What could the Budget mean for businesses?

On 15 March, the Chancellor will announce his first full Budget. How will Jeremy Hunt balance the Government’s cashflow needs with businesses’ pleas for stability? Will he succeed in incentivising investment in the UK and enabling UK business growth? And will tax changes make a meaningful impact to the UK’s ability to achieve net zero?

Pexels Dominika Gregušová 672532
Ami Jack
Published: 01 Mar 2023 Updated: 01 Mar 2023
Business tax Budget Tax

The Chancellor is likely to attempt to mitigate any perception that the UK is a less attractive option for international businesses, following the increase in the main rate of corporation tax from April and the reduction in the rates of R&D relief for SMEs. A roadmap to set out future tax cuts could move us towards this goal.

It would be surprising if energy and Net Zero do not feature heavily in the Budget. One of the key recommendations from the recent Mission Zero publication is the need for long-term certainty to encourage business investment, further supporting the need for advanced warning of tax changes to allow sufficient time for businesses to plan and budget.

Any future plans to reduce the rate of corporation tax must be carefully balanced with the Government’s cashflow needs.  Any decrease in the short term would likely mean spending cuts or tax rises elsewhere to fund the difference.

Incentivising business growth

Incentivising business growth is likely to be a key area of focus, given the extended period of economic turbulence.  Improving incentives for business expenditure, such as through changes to the R&D and capital allowances regimes, is likely, but we may have to wait longer for some of this. Also likely is the removal of the sunset clause for the Enterprise Investment Scheme and Seed Enterprise Investment Scheme, firming up on the Government’s stated support for these schemes.  Without this change, the tax incentives available for investment will fall away in April 2025, limiting the ability of many small businesses to raise finance.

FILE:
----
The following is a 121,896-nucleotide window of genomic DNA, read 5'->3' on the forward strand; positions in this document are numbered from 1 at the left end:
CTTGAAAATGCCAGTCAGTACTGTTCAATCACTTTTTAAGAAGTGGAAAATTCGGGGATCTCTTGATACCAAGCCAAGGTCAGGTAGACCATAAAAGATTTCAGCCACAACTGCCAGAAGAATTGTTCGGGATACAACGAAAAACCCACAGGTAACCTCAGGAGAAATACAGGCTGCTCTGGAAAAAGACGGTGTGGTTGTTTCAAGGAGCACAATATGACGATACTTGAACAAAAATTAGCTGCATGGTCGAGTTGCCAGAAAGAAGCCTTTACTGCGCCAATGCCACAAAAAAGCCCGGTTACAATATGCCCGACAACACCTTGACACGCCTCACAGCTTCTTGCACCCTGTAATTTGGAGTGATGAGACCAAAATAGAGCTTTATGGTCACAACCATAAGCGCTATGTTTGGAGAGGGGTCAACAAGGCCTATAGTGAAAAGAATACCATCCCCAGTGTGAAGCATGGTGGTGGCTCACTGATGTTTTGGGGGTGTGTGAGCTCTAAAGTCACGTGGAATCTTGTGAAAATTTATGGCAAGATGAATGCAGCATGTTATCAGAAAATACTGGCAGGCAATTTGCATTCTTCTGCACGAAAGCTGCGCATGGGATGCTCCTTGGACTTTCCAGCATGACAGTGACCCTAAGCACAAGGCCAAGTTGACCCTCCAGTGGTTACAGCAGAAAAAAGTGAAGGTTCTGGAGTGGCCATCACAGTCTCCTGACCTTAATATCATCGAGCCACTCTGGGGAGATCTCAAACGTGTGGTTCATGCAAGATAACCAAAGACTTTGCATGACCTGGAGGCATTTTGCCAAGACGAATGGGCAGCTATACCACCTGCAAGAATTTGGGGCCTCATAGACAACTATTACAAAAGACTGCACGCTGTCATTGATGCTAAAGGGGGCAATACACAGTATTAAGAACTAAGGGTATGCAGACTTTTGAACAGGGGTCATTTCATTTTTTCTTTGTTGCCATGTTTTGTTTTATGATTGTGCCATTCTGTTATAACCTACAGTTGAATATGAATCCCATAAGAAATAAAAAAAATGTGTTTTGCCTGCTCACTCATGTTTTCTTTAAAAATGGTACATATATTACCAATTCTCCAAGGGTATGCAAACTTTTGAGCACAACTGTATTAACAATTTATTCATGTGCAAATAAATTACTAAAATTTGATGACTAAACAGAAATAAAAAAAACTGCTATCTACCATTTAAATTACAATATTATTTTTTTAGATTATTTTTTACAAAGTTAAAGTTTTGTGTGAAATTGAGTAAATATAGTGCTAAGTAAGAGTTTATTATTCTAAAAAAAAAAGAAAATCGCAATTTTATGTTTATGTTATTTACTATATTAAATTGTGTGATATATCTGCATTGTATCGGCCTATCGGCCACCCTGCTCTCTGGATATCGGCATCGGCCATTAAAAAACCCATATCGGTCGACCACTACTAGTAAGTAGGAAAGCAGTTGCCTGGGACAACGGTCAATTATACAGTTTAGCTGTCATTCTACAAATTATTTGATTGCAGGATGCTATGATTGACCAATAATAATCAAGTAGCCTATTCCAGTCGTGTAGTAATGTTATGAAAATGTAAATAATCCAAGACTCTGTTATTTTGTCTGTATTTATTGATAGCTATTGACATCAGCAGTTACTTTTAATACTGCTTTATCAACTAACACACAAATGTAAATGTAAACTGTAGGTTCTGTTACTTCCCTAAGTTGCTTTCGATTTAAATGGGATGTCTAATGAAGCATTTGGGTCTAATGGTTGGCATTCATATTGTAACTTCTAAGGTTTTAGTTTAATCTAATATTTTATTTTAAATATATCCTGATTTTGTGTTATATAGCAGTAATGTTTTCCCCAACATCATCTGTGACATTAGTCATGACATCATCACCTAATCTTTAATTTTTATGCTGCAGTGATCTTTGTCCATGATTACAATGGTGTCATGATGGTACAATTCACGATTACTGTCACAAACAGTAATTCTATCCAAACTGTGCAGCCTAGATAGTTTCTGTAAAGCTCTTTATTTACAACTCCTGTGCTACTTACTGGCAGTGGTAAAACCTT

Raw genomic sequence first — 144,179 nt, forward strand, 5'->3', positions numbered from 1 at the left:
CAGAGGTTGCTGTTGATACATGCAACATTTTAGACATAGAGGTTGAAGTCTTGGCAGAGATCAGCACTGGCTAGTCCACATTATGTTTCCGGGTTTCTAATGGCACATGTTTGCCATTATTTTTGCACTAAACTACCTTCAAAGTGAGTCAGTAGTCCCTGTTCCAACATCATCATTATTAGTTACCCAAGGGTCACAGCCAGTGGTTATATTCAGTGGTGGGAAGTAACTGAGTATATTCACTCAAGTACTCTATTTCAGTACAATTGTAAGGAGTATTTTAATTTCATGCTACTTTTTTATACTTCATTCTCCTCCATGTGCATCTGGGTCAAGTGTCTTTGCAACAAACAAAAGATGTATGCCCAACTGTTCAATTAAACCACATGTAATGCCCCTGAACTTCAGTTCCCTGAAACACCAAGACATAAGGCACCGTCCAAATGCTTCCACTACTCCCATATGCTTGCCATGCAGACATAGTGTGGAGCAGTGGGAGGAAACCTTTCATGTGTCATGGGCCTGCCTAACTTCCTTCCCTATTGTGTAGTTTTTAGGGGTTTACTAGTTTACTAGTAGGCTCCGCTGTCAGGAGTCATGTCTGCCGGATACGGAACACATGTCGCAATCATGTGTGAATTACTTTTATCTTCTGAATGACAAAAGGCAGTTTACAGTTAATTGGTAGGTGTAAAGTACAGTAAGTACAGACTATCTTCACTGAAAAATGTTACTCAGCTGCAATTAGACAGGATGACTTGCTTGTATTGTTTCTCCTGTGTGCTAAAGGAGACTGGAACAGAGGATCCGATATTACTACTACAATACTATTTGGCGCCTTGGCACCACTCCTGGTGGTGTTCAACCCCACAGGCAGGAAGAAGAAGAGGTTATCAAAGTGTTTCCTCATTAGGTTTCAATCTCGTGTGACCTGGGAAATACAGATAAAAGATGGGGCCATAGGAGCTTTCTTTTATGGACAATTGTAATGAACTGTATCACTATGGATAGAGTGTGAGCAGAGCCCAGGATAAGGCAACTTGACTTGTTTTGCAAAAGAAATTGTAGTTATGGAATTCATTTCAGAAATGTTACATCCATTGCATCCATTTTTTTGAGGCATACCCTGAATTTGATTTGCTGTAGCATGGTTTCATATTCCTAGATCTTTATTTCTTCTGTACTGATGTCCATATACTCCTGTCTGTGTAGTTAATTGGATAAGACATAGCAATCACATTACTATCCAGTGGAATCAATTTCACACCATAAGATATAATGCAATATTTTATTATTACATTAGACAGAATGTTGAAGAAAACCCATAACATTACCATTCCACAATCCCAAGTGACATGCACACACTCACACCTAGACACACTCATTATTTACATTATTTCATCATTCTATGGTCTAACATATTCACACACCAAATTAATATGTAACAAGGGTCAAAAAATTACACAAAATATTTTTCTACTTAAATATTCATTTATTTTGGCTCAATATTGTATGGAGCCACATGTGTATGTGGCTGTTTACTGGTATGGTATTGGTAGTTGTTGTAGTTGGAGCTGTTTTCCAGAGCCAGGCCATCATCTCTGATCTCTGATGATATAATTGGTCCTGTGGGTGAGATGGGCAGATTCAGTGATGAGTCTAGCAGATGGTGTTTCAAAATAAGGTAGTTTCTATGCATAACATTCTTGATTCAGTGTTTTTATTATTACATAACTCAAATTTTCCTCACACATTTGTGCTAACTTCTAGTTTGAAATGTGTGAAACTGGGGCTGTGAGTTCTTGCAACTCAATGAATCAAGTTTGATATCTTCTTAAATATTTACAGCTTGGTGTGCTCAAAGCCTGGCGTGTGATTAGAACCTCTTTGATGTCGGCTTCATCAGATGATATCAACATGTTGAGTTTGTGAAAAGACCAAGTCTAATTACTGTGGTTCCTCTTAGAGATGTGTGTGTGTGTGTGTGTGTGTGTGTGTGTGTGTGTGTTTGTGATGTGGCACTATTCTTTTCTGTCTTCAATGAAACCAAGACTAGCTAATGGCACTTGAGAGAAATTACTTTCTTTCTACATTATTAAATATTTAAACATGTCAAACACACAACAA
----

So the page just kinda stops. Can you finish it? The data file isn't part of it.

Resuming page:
Changes to the R&D regimes are expected to be introduced from 1 April 2023.  Given the robust responses to some of the proposed changes, it would not be a surprise to see some of the proposed changes delayed to allow time for responses to be properly considered.  Many of the concerns raised related to the proposed restrictions to claims involving overseas expenditure and the requirement for advance notification.    We hope that a transition period or phased introduction of these changes will be announced to prevent a cliff edge outcome and allow businesses to plan appropriately, reducing the impact on the cost and viability of plans already in place.

The response to the ongoing consultation on a single scheme for R&D is also expected.  The Budget may confirm its intention to combine the RDEC and SME schemes, creating a single above the line credit, a proposal which has gained support provided it is implemented in a way that achieves simplification for the taxpayer and produces a fair outcome for businesses of different sizes.

The CBI and Mission Zero review expressed concerns that the UK is falling behind international competitors in the race to provide the goods and services needed to deliver Net Zero.  This may lead to new tax incentives. We also wait to hear what will replace the 130% super deduction. Suggestions around linking the availability of enhanced capital allowances to a reduction in the energy use of a building or the business’ carbon footprint would provide a more targeted incentive.  If a full response to the capital allowances consultation is not available by 15 March, a temporary extension to the super deduction regime may be announced.